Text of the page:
Lal Sohanra

Like the Changa Manga forest, Lal Sohanra is yet another planted forest by the British for their locomotive needs during their occupation of the Indian sub-continent. Lal Sohanra is spread over 153,000 acres and a unique park in the world in the sense that it has three factors - desert, forest and water. The Park is situated some 35 kilometres east of Bahawalpur and presents a sweet synthesis of forest and desert life. This park was established on both sides of desert branch canal.  The park is spread over an area of 127,480 acres (51,368 hectares) - out of which 20,974 acres (8,491 hectares) are green land reserved for irrigation plantation, 101,726 acres (40,942 hectares) are dry land (desert) and 4,780 acres (1,935 hectares) are wet land (ponds, lakes). The land is generally flat, interspersed with sand dunes with the size of 1-40 hectares and 1-6 meters in height. Dunes of 1000 hectares are also found.

Different types of animals and birds are found in plenty besides wild animals of the desert like wild cat (black), black rabbits, black bustards, deer of different types, Ghazaal, etc. More than 160 species of birds include Birds in the park are--Houbara bustard, Griffon vulture, Honey buzzard, Marsh harrier, Hen harrier, Laggar falcon, Peregrine falcon, Kestrel, Indian sparrow hawk, Egyptian vulture, Larks, Shrikes, Wheatears and Barn Owl. Reptiles in the park include Monitor lizard, Russell's viper, Indian cobra, Saw scaled viper, Wolf snake, John's sand boa and Spiny tailed lizard. There is big lake in the center of the park called Patisar Lake, which is ideal for bird watching. Patisar Lake regularly holds between 10,000 and 30,000 ducks and common coot in mid-winter. Arrangements are afoot to convert the Lal Sohanra National Park into a wildlife safari park of international standard by the Punjab government.

The best attraction is the lion safari to see the lions in their natural habitat from close quarters. One lion with four lionesses roam freely and one can go as close as the photograph above. But one is not advisable to get out of the vehicle since these lions are wild and can devour on anything live and close. There is even a pair of Rhino's which were gifted from Nepal in the captive breeding suite. Rhino's were once found as far west as the Peshawar Valley in the Mughal Emperor Babur's day but now are extinct in Pakistan and western India.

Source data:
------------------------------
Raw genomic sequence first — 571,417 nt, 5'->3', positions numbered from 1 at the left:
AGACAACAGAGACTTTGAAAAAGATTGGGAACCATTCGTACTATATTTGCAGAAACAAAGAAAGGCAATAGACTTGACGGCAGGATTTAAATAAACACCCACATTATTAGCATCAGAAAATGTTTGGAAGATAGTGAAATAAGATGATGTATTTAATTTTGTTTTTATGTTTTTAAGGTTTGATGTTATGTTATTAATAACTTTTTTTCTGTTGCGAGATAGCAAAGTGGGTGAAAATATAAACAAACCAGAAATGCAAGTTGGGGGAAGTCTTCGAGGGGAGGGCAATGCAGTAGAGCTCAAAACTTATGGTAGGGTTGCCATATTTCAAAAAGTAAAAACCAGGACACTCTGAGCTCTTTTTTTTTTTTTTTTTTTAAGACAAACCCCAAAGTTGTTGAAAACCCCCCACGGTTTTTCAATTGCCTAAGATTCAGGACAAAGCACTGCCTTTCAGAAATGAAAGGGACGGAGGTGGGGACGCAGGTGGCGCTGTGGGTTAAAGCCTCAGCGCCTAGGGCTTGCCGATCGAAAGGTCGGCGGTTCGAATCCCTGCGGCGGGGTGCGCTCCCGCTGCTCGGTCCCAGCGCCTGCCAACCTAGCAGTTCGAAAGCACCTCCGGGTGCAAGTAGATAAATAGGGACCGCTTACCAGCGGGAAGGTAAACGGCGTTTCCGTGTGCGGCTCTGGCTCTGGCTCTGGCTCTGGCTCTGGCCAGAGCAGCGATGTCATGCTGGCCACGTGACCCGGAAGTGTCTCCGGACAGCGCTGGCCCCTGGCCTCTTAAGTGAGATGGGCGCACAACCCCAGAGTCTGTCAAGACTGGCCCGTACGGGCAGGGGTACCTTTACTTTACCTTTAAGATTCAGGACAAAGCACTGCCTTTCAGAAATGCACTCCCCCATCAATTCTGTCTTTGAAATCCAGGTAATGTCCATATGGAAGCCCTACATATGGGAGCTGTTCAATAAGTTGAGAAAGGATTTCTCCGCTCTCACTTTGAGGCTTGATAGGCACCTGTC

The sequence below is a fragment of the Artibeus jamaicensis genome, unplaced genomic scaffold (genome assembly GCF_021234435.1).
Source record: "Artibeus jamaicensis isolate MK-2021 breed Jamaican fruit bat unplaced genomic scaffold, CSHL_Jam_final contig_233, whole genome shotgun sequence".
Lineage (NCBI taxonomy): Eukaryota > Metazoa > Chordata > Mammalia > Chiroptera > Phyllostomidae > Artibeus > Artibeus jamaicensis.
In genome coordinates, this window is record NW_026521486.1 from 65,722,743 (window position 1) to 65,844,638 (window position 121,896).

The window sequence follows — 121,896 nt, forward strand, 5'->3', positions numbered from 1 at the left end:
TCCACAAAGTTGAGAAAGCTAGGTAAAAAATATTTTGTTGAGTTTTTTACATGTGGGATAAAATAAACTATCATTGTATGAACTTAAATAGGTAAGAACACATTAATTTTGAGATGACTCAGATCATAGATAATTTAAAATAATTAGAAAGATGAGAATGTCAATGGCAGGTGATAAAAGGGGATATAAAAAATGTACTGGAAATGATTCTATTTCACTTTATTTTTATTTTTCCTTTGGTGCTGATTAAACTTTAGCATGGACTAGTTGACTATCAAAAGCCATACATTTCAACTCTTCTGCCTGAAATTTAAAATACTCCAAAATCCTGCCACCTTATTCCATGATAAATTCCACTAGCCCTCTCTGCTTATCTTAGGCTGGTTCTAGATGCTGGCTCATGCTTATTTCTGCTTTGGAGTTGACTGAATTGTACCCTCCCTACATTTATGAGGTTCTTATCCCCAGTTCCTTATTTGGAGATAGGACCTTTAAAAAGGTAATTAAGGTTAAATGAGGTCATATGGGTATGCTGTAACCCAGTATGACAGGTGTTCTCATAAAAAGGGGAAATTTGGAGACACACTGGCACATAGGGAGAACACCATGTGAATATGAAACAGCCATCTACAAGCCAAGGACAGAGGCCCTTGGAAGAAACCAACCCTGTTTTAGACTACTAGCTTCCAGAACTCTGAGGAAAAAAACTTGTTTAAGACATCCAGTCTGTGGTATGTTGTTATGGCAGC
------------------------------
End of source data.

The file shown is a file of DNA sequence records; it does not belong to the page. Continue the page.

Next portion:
Another significant feature of the park is the enclosure of black bucks. Over 413 animals are being currently bred in the Lal Sohanra Park. More blackbucks are provided to the eminent conservationists from time to time for further conservation in Lal Sohanra’s private reserve. The unique feature of the blackbuck is that it is one of the few antelopes that exhibit pronounced sexual dimorphism.

About Black Bucks: The gender of the animal is clearly distinguishable. Both sexes have white underpants, including the insides of the legs and lower chest, as well as a white ring surrounding the eye and a white chin. The weight of the blackbuck is somewhere between 25-35 kilogrammes. Females and the young have yellowish-fawn patches on their backs and heads and are generally hornless. The colouring of the males gradually darkens with age, from tan to deep brown or black. Their build is slender and their tails are shorter. Only the males have horns, which sprout before their pronounced colour change. The horns are twisted in a tight spiral with up to five turns. They may grow up to 35-73 cm or 14-29 inches. One of the fastest moving land mammals, the blackbuck runs at a speed of 80 kmph. During the breeding season, males become territorial for two weeks to eight months. They defend an area ranging between one and 17 hectares from rival males and keep the largest group of females possible within their guarded area. These guarded locations hold mixed herds of 5-50 animals with three or fewer males. Dominance of the males within a herd is achieved through threatening gestures.

The TDCP motel and restaurant at Lal Sohanra Park and Game Reserve is spread over 10 acres near Bahawalpur. The air-conditioned 6-bedroom motel is set in idyllic surroundings and has its own restaurant, snack bar and swimming pool. The nearby lake offers excellent boating and fishing facilities. This area is best for eco-tourism and is called the gateway to Cholistan Desert. The park has always been a source of attraction for the foreign tourists, visitors and even the former and present rulers. The best season to visit this park is from September to April. Forest Department, Bahawalpur also arranges sight seeing tour of the national park from its office located at 3-A. Trust Colony, Bahawalpur every day in the morning at 9.00 a.m. Other facilities such as camping, game watching from the towers, bird watching and Rest House facilities are available in this park. The rest houses may be booked through the office of the Forest Department on the aforementioned address.

Related Links: | Lal Sohanra National Park | Status of Flora in Lal Sohanra |

This page was created on 15 March 2007

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